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Physical Exercise for Patients Undergoing Hematopoietic Stem Cell Transplantation: Systematic Review and Meta-Analyses of Randomized Controlled Trials.
MedLine Citation:
PMID:  23224217     Owner:  NLM     Status:  Publisher    
BACKGROUND: The treatment-related burden for patients undergoing hematopoietic stem cell transplantation (HSCT) may be relieved by physical exercises. PURPOSE: To summarize and analyze the evidence provided by randomized controlled trials (RCTs) on physical exercise interventions among patients with cancer undergoing HSCT. DATA SOURCES: PubMed, CINAHL, EMBASE, the Cochrane Library, and PEDro were searched for relevant RCTs up to October 1, 2011. STUDY SELECTION: Two reviewers screened articles on inclusion criteria and indentified relevant RCTs. DATA EXTRACTION: Two authors assessed the selected articles for risk of bias (ROB). Data extraction was performed by one reviewer. Meta-analyses were undertaken to estimate the outcomes quality of life (QOL), psychological well-being, and distress and fatigue. DATA SYNTHESIS: Eleven studies were included with study populations consisting of recipients undergoing either an allogeneic or autologous HSCT (n=734). Four studies had low ROB. The exercise interventions were performed before, during, and/or after hospitalization for the HSCT. Different exercise programs on endurance, resistance, and/or ADL training, progressive relaxation, and stretching were employed. Meta- analyses showed that exercise during hospitalization lead to a higher QOL (WMD: 8.72 [95% CI 3.13, 14.31], P=0.002) and less fatigue (SMD 0.53 [0.16, 0.91], P=0.005) in allogeneic patients at the moment of discharge from the hospital. No marked effects were found for psychological well-being and distress. Individual study results suggested significant positive effects on QOL, fatigue, psychological well-being, and distress and physical functioning. LIMITATIONS: Prevalent shortcomings in the included studies were the heterogeneity between studies and the lack of blinding of participants, personnel, and outcome assessment. CONCLUSION: The results suggest that recipients of HSCT may benefit from physical exercise.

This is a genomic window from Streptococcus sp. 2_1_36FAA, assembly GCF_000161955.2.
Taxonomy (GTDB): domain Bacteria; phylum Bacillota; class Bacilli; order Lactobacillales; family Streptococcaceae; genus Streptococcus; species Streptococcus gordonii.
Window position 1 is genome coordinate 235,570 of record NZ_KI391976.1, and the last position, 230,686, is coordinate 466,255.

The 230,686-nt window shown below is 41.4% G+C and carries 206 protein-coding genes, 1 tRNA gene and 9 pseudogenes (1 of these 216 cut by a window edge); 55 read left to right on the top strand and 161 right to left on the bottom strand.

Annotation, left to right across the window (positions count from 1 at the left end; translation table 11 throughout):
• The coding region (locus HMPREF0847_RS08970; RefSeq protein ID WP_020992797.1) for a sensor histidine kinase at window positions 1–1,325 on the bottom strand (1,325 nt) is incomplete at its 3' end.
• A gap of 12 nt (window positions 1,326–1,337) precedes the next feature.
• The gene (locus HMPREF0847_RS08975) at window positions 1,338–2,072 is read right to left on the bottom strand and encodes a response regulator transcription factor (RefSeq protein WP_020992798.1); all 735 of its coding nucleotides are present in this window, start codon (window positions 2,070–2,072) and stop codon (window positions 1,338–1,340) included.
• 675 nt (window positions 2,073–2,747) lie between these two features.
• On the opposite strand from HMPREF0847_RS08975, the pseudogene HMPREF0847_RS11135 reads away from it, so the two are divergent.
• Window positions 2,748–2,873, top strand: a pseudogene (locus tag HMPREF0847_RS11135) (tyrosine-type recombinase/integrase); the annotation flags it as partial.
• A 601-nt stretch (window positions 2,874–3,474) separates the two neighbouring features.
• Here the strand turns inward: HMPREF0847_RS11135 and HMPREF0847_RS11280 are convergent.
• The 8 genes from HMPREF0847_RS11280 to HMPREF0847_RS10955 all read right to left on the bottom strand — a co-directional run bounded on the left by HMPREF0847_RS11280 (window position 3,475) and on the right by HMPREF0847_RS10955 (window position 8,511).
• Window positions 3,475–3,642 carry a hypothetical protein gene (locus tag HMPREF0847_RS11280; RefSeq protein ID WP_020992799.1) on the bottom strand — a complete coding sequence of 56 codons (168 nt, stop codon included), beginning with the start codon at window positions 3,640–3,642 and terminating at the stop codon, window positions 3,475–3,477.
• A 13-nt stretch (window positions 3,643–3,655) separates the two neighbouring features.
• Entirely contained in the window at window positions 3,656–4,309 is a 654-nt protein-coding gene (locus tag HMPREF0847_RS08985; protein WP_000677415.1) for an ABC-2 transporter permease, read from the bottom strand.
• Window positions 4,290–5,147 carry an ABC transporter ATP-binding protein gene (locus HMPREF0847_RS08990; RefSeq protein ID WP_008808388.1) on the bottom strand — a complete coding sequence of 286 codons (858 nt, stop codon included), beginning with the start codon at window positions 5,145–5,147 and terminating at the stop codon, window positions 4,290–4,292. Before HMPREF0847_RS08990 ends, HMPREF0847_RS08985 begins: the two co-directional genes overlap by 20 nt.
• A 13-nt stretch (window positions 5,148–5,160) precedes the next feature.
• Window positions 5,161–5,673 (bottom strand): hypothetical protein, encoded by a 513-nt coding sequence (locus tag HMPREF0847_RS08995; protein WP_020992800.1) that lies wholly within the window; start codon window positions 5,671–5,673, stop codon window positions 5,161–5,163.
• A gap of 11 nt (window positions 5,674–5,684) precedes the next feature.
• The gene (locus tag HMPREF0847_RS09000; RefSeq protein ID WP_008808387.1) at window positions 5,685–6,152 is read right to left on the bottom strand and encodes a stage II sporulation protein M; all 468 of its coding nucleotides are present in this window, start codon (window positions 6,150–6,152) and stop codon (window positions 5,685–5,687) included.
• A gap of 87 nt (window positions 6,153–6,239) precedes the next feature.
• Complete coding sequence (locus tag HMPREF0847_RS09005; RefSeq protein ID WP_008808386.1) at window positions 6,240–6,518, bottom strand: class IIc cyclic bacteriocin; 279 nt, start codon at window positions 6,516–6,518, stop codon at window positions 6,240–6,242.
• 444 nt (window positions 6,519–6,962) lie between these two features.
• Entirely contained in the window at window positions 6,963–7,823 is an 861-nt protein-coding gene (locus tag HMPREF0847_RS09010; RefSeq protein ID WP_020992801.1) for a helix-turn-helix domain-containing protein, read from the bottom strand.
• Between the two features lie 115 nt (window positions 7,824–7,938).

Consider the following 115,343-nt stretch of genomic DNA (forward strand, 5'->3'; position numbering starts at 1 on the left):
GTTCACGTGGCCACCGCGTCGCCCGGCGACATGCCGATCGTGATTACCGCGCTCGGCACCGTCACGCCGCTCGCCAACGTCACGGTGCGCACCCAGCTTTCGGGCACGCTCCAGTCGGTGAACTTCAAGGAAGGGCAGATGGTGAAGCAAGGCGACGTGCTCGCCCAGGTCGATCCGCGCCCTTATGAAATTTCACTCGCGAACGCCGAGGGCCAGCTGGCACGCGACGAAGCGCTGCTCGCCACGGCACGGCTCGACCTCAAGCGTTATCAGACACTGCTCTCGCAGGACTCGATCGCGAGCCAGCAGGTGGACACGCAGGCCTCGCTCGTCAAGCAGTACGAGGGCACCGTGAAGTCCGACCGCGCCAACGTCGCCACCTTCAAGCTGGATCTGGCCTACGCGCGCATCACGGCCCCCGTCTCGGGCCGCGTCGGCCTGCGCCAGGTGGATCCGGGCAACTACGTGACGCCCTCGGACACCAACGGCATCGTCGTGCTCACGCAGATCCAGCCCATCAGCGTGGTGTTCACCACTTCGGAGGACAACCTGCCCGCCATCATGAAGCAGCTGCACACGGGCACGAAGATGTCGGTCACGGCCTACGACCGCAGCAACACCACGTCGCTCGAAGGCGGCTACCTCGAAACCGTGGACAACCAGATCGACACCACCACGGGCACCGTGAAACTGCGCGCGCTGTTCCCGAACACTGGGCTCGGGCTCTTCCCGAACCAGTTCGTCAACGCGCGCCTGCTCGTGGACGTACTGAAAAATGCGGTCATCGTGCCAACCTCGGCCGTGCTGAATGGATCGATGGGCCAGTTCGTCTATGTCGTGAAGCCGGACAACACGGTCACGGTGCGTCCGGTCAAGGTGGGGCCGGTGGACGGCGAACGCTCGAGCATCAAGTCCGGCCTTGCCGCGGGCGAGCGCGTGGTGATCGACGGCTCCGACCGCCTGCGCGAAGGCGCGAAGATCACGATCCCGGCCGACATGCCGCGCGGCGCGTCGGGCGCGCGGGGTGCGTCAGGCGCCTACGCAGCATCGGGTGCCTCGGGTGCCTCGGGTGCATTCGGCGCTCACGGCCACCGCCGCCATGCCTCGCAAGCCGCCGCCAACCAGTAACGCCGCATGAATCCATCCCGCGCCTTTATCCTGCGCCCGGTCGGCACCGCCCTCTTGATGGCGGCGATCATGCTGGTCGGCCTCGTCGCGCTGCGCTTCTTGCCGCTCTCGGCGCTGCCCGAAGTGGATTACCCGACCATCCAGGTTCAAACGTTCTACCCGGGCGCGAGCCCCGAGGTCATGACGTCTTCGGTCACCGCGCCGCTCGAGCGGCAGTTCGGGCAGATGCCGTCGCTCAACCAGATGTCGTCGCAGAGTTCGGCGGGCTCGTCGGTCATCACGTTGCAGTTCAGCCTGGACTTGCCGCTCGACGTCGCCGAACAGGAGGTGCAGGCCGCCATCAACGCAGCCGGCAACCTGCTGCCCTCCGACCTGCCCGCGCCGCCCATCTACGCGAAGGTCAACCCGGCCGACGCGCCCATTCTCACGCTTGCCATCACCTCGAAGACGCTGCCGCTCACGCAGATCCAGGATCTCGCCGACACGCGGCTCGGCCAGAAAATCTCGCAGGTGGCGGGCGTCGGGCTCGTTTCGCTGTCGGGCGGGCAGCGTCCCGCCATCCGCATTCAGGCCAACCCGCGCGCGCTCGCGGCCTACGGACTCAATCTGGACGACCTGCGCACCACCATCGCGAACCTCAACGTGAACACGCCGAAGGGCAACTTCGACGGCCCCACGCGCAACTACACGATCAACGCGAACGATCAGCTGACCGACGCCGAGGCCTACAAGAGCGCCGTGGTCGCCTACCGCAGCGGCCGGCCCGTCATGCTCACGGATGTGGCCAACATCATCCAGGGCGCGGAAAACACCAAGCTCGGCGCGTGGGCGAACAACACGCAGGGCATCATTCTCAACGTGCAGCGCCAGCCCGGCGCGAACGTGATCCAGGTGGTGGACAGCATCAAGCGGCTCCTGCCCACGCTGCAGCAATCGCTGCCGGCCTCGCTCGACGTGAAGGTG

Inge E P M van Haren; Hans Timmerman; Carin M Potting; Nicole M A Blijlevens; J Bart Staal; Maria W G Nijhuis-van der Sanden
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Publication Detail:
Type:  JOURNAL ARTICLE     Date:  2012-12-6
Journal Detail:
Title:  Physical therapy     Volume:  -     ISSN:  1538-6724     ISO Abbreviation:  Phys Ther     Publication Date:  2012 Dec 
Date Detail:
Created Date:  2012-12-10     Completed Date:  -     Revised Date:  -    
Medline Journal Info:
Nlm Unique ID:  0022623     Medline TA:  Phys Ther     Country:  -    
Other Details:
Languages:  ENG     Pagination:  -     Citation Subset:  -    
I.E.P.M. van Haren, PT, MSc, Scientific Institute for Quality of Healthcare (IQ Healthcare), Radboud University Nijmegen Medical Centre, 114 IQ Healthcare, Postbus 9101, 6500 HB, Nijmegen, the Netherlands.
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